Puerto Rico federal background checks recover in November

The lingering impacts of Hurricane Maria plague Puerto Rico three months later. (Photo: Carlos Garcia Rawlins/Reuters)

The lingering impacts of Hurricane Maria plague Puerto Rico three months later. (Photo: Carlos Garcia Rawlins/Reuters)

Federal background checks nearly doubled in Puerto Rico last month as the island territory continues its post-storm recovery.

Dealers processed 2,303 applications through the National Instant Criminal Background Check System in November — a 45 percent spike over 2016, the gun industry’s busiest on record, and a 77 percent increase over October.

The industry uses NICS as a barometer of sales, though the measurement isn’t exact. A deeper dive into FBI data reveals applications for handgun transfers comprised the bulk of the checks completed last month, with 1,926 residents submitting applications. Dealers submitted another 257 for long guns, according to federal data.

A review of the last three months, from September through November, shows background checks totaled only two additional over the same time period in 2016. The data suggests the sudden spike accounts for a recovery from disruptions gun dealers may have faced in the aftermath of Hurricane Maria — a category four storm that devastated the island when it made landfall Sept.20.

Puerto Rico’s gun laws remain some of the strictest in the U.S., with an extensive may-issue concealed carry permitting system that costs upwards of a $1,000 in fees. State officials restrict ownership per resident to two guns — each with police registration required — and an annual ammunition budget of just 50 rounds. Replacing spent rounds requires police authorization.

Cities and other localities impose their own rules, too, according to the National Rifle Association.

The federal regulations were lifted from June 2015 through November 2016 following a court battle over the constitutionality of Puerto Rico’s gun laws. The temporary reprieve created an effective permitless carry in the territory until an appeals court ruled to restore existing regulations late last year.

Despite its tough restrictions, violent crime plagues the island. The murder rate in Puerto Rico in 2016 averaged nearly three times higher than that of Miami-Dade County — a lingering side effect of Puerto Rico’s $74 billion debt crisis and widespread unemployment, including losing 30 percent of its police force over the last five years.

When Hurricane Maria hit in September, leaving behind a defunct power grid and thinly-spread resources, daily life for many of Puerto Rico’s 3.4 million residents devolved into chaos. As of Nov. 30, about one-third of the island remains without power, according to a report from PBS News Hour.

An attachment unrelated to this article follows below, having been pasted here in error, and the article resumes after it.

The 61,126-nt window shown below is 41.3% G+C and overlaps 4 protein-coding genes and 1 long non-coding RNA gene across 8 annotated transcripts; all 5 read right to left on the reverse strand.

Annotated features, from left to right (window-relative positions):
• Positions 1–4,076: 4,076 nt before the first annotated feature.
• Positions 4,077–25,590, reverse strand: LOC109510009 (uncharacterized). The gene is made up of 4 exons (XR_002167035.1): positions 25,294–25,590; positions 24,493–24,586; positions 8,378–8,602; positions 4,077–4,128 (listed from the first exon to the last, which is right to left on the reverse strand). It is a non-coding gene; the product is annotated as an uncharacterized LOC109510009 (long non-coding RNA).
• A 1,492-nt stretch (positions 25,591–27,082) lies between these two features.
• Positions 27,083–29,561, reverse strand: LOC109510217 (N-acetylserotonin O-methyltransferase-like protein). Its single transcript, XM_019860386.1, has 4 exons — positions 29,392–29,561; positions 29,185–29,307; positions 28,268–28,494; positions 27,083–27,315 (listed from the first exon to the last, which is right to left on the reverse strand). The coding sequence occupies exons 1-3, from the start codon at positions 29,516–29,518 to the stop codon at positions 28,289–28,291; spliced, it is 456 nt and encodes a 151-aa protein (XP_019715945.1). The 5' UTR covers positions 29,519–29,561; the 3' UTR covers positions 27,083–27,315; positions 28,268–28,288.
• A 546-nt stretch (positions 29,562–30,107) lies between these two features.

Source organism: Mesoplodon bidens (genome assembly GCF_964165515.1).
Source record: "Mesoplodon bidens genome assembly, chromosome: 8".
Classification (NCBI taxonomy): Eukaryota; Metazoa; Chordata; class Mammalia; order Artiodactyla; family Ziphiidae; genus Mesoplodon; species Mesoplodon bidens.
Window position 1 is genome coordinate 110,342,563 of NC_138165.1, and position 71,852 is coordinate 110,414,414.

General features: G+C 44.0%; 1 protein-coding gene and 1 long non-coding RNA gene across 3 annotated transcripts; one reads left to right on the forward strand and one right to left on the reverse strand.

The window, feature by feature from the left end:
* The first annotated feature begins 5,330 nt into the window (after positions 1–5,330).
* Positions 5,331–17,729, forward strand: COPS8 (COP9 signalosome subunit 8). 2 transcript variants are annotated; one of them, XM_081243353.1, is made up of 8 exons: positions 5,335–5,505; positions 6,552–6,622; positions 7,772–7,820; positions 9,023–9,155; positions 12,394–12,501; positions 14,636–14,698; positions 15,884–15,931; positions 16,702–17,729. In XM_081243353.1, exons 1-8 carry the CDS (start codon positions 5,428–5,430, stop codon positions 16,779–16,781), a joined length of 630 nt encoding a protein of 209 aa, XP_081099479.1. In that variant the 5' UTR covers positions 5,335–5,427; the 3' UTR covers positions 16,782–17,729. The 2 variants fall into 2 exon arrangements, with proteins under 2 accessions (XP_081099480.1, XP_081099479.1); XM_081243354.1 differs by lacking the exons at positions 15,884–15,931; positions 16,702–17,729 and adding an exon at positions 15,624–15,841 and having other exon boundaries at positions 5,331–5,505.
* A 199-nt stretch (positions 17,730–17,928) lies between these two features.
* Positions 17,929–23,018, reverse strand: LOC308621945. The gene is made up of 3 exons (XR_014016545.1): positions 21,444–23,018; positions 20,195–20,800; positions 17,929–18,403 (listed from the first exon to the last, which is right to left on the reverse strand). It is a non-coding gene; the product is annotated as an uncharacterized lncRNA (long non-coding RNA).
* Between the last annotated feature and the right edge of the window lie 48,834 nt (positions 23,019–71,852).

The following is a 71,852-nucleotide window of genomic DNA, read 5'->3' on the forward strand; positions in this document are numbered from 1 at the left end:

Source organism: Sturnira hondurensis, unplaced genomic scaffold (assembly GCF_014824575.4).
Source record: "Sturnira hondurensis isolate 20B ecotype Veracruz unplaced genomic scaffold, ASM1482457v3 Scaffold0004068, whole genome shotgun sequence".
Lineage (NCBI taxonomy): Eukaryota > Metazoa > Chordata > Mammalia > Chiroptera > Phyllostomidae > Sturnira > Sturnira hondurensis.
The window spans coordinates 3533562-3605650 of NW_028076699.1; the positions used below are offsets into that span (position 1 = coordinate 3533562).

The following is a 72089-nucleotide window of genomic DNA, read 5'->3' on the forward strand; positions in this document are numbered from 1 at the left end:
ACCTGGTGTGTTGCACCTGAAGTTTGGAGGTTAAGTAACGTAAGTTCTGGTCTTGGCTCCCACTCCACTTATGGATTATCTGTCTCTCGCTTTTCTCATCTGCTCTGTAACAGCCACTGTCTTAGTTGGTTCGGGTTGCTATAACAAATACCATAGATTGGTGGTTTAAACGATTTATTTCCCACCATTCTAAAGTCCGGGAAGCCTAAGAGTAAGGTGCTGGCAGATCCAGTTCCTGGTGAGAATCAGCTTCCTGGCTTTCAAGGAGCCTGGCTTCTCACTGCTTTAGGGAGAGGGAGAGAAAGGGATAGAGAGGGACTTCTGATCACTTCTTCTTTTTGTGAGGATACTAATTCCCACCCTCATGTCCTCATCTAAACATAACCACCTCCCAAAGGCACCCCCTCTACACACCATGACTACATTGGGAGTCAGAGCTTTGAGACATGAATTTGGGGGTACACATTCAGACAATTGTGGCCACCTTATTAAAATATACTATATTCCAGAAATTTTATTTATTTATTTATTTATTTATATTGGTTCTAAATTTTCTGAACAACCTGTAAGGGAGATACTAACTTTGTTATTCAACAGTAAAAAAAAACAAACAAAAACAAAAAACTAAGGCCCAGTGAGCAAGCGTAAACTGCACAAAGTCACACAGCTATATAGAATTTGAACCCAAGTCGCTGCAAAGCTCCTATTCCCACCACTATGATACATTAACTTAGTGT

The Federal Emergency Management Association has spent $230 million assisting families impacted by the storm. The agency’s Disaster Relief Fund contains nearly half a billion in reimbursements for local authorities to help rebuild the island.

“We were in really dire shape before the storm,” Puerto Rico Secretary of Public Safety Héctor Pesquera told the Miami Herald in October of police staffing levels. “Now, certainly, we’re not going to be in any better position. In fact, it’s going to be the opposite.”

Haniel Pomales, a resident of Playa Punta Santiago, told the Daily Mail law enforcement abandoned him and others stranded in the resort town. The locals nicknamed the area Apocalypse Beach after Hurricane Maria tore it to shreds, leaving it vulnerable to looters and others looking to exploit scant police coverage.

“My brother’s friend is a cop, his advice was arm yourselves with whatever you can find and do what you need to do,” he said during an interview with the newspaper 10 days after the storm blew through. “If you had signal you could try calling the cops but they won’t come. He said that if we shoot someone we should just leave their body in the street and they will come and pick it up in the morning.”

Luz Collazo Pagan, a 55-year-old lawyer from Toa Baja — a town of 88,000 residents on the island’s northwestern coast —  showed a New York Times reporter the binder full of legal documents she said she uses to help her neighbors buy guns, as part of her family’s efforts to keep people safe after the storm.

Other residents abandoned the island entirely. Florida Gov. Rick Scott told CNN in October more than 73,000 residents fled to his state. The Florida Division of Emergency Management told PBS News Hour last month that number has swelled to over 200,000.

Guns.com reached out to several gun associations and dealers for comment without success.

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